In 2011, when Phatisa started fundraising for its first fund, it found a solid (and lasting) partner with Overseas Private Investment Corporation (OPIC.) OPIC invests in global development through emerging market private equity funds, while Phatisa invests in food and agri-related businesses in Africa that show strong growth potential.
“We were aware of OPIC from our prior careers in the development finance world,” says Stuart Bradley, Joint Managing Partner at Phatisa. “We made our pitch, successfully secured US$50m for Fund 1, and have never looked back.”
After Phatisa secured its first US$50m commitment from OPIC for its first fund (the African Agriculture Fund) OPIC have approved US$75m for the Phatisa Food Fund 2.
“This is a real vote of confidence in Phatisa. OPIC is very loyal to its General Partners (GPs,) which gives you assurance and funding to go out there and make some big impacts,” continues Bradley.
OPIC has very detailed Environmental, Social and Governance (ESG) policies and processes. Its inclusion in a fund therefore guarantees stringent ESG scrutiny, which ensures that risks are identified early and corrective action is implemented. It also provides significant comfort to LPs (Limited Partners) that are less equipped to monitor ESG.
“Given the perceived risk of Africa, coupled with the limited experience of the continent by international institutional investors, OPIC provides a degree of comfort to attract capital. OPIC’s evaluation and due diligence process is extremely thorough and uses third-party US advisors and legal counsel, which in turn helps us raise funds and bring commercial capital to Africa.”
And that’s what it’s all about for Phatisa. It is an African resident private equity fund manager, with an investment focus across the food and agribusiness value chain in sub-Saharan Africa. It is a sector-specific fund manager with committed investments from Sierra Leone (in West Africa) to Mauritius (in East Africa,) reflecting a total of nine portfolio companies across a diverse range of agri- and food-related businesses.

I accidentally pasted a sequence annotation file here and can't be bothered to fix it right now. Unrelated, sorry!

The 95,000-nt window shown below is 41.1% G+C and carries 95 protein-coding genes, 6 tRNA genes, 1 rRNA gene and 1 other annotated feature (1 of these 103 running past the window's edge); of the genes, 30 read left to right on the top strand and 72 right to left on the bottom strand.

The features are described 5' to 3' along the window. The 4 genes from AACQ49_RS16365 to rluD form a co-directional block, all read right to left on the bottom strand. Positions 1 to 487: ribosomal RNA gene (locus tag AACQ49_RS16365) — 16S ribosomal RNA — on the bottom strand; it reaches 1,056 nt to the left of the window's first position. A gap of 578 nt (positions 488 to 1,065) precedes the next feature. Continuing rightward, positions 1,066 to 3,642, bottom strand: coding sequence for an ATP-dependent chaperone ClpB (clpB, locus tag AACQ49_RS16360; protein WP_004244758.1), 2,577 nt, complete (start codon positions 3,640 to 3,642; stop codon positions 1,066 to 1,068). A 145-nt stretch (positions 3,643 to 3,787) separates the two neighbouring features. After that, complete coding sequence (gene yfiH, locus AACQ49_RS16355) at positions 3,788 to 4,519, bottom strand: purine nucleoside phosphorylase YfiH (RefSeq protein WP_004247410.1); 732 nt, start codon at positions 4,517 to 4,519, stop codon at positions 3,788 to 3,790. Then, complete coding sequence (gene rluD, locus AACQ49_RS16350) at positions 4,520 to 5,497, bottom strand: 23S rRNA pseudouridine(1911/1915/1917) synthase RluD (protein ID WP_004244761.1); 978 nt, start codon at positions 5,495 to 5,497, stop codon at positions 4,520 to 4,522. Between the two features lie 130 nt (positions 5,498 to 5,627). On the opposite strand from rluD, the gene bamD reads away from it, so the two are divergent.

“We have boots on the ground, with our investment and portfolio teams operating from offices in Kenya, Lusaka, Johannesburg and new offices being established in Abidjan and Mauritius,” Bradley explains.
The African agri-investment environment is ripe for the picking. Africa’s food import bill is between US$30bn and US$50bn per annum. The World Bank believes that Africa’s agri- and food sector could develop into a US$1trn industry by 2030.
“Very simply, food is not optional – every human being needs to eat.”
“While Africa does have some of the world’s poorest countries, this actually creates an opportunity, as growth in GDP and disposable income, coupled with rapid urbanisation (where urban food markets are set to quadruple by 2030) creates increased demand for basic food products,” he continues.
For example, in its Fund 1, Phatisa backed Goldenlay, an egg business in Zambia that was producing 250,000 eggs a day. It has doubled the business to 500,000 eggs a day on the back of strong local and regional demand. “Comparing this with developed economies, GDP growth off a higher base is unlikely to drive sales of eggs, which are the cheapest form of protein.”
The partnership doesn’t only benefit the African partners, but there are multiple profits for the US economy too, aside from the financial wins.
“We have backed a number of companies that have purchased American-made goods and services, like AGCO products, Costex Tractor Parts and Black Cat Blades. We have a technical assistance facility in Fund 1 of US$15m, which is managed by TechnoServe, a US-based not-forprofit organisation, which employs a significant number of American citizens.”
AGCO Corporation is an American agricultural equipment manufacturer based in Duluth, Georgia, (in the US) and listed on the New York Stock Exchange. It manufactures leading agricultural equipment, including:
• Massey Ferguson
In 2013, Phatisa invested in FES in Malawi. FES is the sole distributor of AGCO products in Malawi. By growing the business and selling more equipment and parts in Malawi, FES directly benefits this US corporation.
Another portfolio company is Meridian, the largest independent distributor of fertiliser in southern Africa. Through its Technical Assistance Facility, Phatisa works directly with the University of Columbia in the US to map soils of smallholder farmers to produce bespoke fertilisers that improve crop yields and livelihoods in southern Africa. The soil sampling kits are also US-sourced.